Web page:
Previously in Part One, we covered a brief history of the Coupe du Monde de la Pâtisserie, how the teams are selected, and what they should expect at this year’s competition. Part Two discussed who the judges are, the judging process, and how each category is scored.

Coupe du Monde de la Pâtisserie/screenshot

In Part Three of our continuing series of Understanding the Coupe du Monde de la Pâtisserie, we will discuss the team’s laboratory or work kitchen setup and breakdown, products and equipment that each team may and may not use, as well as the first of the artistic tests – the whole chocolate cake/dessert to share category.


After the team develops, tests, and finalizes their recipes they must be sent to the organization. Before 6 January 2023, each team must forward a detailed description, in French and English, of every recipe that will be prepared at the competition. Among the information included in each recipe are measurements, ingredients, and detailed preparation methods.

The I.O.C. requires that all recipes presented must be original.

According to the 2023 Rules and Regulations, “No modifications will be accepted after this date. No other file may be presented to the judges during the contest.”

The Organizing Secretary compiles each team’s recipes and secures them until the competition. “The description and method for each recipe are presented to each Jury member during the contest,” read the official rules. “The Organising Secretariat guarantees utmost confidentiality for the document until the start of the test.”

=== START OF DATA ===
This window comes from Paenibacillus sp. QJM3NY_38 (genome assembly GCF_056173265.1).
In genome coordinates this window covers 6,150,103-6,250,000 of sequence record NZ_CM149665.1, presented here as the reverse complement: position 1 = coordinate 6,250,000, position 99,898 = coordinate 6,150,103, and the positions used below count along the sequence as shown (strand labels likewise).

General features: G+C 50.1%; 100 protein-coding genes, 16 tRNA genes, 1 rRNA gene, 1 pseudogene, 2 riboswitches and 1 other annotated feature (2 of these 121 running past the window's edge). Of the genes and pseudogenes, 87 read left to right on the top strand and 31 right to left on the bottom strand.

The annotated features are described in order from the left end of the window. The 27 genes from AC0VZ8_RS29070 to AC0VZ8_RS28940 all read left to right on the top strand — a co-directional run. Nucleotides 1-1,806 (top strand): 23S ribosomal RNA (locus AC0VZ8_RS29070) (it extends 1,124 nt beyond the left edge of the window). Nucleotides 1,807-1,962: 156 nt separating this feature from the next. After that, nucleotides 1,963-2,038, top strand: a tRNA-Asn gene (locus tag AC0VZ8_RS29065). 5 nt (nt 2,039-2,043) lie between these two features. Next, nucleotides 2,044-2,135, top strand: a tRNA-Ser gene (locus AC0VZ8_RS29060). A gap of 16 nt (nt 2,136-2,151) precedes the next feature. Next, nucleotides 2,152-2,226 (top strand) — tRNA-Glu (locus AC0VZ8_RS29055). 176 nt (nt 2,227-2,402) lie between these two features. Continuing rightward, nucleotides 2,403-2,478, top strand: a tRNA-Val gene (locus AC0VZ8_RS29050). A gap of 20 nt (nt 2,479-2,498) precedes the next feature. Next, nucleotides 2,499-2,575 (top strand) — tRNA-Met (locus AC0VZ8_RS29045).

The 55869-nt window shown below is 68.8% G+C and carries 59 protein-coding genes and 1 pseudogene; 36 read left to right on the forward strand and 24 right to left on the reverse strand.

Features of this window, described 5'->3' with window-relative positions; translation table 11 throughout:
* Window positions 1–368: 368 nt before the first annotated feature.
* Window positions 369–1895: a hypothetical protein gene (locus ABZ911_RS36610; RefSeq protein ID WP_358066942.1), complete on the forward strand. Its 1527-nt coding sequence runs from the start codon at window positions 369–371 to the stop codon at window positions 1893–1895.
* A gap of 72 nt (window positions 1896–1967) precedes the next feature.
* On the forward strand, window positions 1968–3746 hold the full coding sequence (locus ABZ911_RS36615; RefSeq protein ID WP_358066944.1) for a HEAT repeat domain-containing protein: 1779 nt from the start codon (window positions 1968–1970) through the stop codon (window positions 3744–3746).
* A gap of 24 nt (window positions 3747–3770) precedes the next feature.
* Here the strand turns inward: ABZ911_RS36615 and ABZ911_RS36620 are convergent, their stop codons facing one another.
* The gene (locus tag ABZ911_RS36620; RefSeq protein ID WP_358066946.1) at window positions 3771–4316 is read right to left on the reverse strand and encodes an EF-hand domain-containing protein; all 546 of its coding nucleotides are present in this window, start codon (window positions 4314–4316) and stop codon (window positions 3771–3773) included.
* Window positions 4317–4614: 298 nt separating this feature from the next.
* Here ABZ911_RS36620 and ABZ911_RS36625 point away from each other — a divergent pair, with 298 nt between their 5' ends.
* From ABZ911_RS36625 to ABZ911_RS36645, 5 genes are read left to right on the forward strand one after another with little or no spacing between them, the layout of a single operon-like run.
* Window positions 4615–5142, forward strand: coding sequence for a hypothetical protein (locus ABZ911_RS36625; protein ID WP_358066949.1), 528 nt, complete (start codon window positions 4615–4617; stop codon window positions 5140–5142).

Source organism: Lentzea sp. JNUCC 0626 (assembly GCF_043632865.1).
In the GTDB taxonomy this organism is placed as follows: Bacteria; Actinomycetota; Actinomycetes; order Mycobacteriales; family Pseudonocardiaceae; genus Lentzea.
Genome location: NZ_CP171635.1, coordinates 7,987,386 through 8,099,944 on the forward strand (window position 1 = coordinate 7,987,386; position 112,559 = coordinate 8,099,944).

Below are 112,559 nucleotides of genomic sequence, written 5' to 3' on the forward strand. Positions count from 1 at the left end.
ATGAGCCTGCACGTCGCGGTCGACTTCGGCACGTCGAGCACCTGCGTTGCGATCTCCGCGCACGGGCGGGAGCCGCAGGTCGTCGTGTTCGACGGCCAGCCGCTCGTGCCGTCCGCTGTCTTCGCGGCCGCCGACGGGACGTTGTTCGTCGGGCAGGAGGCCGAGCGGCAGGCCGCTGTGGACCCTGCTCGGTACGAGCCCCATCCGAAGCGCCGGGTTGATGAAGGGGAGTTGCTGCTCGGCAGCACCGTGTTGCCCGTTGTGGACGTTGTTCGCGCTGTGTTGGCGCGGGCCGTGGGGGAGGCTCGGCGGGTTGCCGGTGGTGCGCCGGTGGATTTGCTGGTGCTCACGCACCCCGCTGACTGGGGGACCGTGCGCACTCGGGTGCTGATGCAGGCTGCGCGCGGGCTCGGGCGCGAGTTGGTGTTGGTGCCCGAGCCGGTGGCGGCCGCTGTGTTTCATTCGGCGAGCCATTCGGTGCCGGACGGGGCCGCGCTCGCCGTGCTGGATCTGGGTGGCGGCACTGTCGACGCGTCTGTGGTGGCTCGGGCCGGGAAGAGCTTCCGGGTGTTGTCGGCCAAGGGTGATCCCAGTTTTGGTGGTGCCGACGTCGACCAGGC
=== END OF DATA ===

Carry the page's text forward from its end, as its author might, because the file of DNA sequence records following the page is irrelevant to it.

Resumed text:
Each team must abide by the organization’s list of products that are permitted and not permitted for the competition. If a team is found in violation of any non-authorized products, they will be confiscated by the International Organizing Committee.

Non-authorized Products

  • Any preparations including assembled or mixed raw ingredients
  • Ready-made icing products
  • Decorated elements and semi-finished items (prints, transfers, gun moulds, hollow chocolate balls, paste balls, etc)
  • Colored and/or assembled pastillage
  • Accompanying alcoholic beverages
  • Colouring agents isomalt, titanium oxide (E171) or iron oxides (E172) for the tasting test only

Authorized products brought by the teams

  • Milk, flour, eggs – individually weighed, not mixed or assembled
  • All weights for the recipes
  • Sugar, sugar syrup, icing sugar, granulated sugar, carbonation drops, or non-glossy sugar sheets (ready-to-heat). Cooked, tinted sugar – providing it is reworked during the contest
  • Pastillage – white only, cut-out, imprinted, shaped, but non-tinted and non-assembled
  • Any other specific products not provided by the organizers, with no visible brand names (e.g. food colorings, aromas, etc.)
  • Alcoholic products that are part of the recipe

Products that are manufactured by sponsors, such as chocolate (Valrhona) and fruit purees (Capfruit), and others must be used as part of each team’s recipe.

“Orders must correspond to the quantities required to prepare your recipes within quantity limits set by the partners,” read the rules. “They must be from the partners’ products list sent by the Organising Secretariat.

The Coupe de Monde de la Pâtisserie states that as part of their commitment to being eco-responsible, they will “pay close attention” to the waste limitations. Commissioners for the I.O.C. will check each team’s order form against their recipes.